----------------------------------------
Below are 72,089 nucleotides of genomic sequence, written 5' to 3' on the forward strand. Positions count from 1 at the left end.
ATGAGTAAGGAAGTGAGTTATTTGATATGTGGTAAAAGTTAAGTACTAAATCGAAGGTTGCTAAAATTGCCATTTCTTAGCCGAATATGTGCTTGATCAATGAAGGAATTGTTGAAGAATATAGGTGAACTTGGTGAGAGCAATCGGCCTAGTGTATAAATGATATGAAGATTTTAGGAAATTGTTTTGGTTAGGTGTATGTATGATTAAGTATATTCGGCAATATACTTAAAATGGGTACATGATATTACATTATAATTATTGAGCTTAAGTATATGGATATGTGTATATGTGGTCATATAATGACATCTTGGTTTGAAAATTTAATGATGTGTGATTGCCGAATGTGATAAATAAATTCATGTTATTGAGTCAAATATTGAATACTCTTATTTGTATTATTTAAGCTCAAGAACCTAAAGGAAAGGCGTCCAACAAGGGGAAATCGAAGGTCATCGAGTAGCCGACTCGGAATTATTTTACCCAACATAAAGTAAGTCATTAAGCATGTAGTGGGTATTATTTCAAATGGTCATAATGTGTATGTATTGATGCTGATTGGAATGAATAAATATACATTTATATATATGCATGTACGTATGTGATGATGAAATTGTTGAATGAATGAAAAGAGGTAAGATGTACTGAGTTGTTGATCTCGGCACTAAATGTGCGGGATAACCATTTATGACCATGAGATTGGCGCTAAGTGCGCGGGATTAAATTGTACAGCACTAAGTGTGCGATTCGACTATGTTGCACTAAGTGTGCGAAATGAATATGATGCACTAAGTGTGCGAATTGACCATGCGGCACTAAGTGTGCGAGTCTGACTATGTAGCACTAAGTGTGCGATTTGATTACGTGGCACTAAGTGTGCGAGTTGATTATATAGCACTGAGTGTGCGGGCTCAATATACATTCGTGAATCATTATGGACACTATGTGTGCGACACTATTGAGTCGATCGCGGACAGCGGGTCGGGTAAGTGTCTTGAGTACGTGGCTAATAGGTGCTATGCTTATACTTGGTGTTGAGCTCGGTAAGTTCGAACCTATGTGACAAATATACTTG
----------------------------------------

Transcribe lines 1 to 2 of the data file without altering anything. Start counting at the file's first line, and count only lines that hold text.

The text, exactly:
Below are 72,089 nucleotides of genomic sequence, written 5' to 3' on the forward strand. Positions count from 1 at the left end.
ATGAGTAAGGAAGTGAGTTATTTGATATGTGGTAAAAGTTAAGTACTAAATCGAAGGTTGCTAAAATTGCCATTTCTTAGCCGAATATGTGCTTGATCAATGAAGGAATTGTTGAAGAATATAGGTGAACTTGGTGAGAGCAATCGGCCTAGTGTATAAATGATATGAAGATTTTAGGAAATTGTTTTGGTTAGGTGTATGTATGATTAAGTATATTCGGCAATATACTTAAAATGGGTACATGATATTACATTATAATTATTGAGCTTAAGTATATGGATATGTGTATATGTGGTCATATAATGACATCTTGGTTTGAAAATTTAATGATGTGTGATTGCCGAATGTGATAAATAAATTCATGTTATTGAGTCAAATATTGAATACTCTTATTTGTATTATTTAAGCTCAAGAACCTAAAGGAAAGGCGTCCAACAAGGGGAAATCGAAGGTCATCGAGTAGCCGACTCGGAATTATTTTACCCAACATAAAGTAAGTCATTAAGCATGTAGTGGGTATTATTTCAAATGGTCATAATGTGTATGTATTGATGCTGATTGGAATGAATAAATATACATTTATATATATGCATGTACGTATGTGATGATGAAATTGTTGAATGAATGAAAAGAGGTAAGATGTACTGAGTTGTTGATCTCGGCACTAAATGTGCGGGATAACCATTTATGACCATGAGATTGGCGCTAAGTGCGCGGGATTAAATTGTACAGCACTAAGTGTGCGATTCGACTATGTTGCACTAAGTGTGCGAAATGAATATGATGCACTAAGTGTGCGAATTGACCATGCGGCACTAAGTGTGCGAGTCTGACTATGTAGCACTAAGTGTGCGATTTGATTACGTGGCACTAAGTGTGCGAGTTGATTATATAGCACTGAGTGTGCGGGCTCAATATACATTCGTGAATCATTATGGACACTATGTGTGCGACACTATTGAGTCGATCGCGGACAGCGGGTCGGGTAAGTGTCTTGAGTACGTGGCTAATAGGTGCTATGCTTATACTTGGTGTTGAGCTCGGTAAGTTCGAACCTATGTGACAAATATACTTG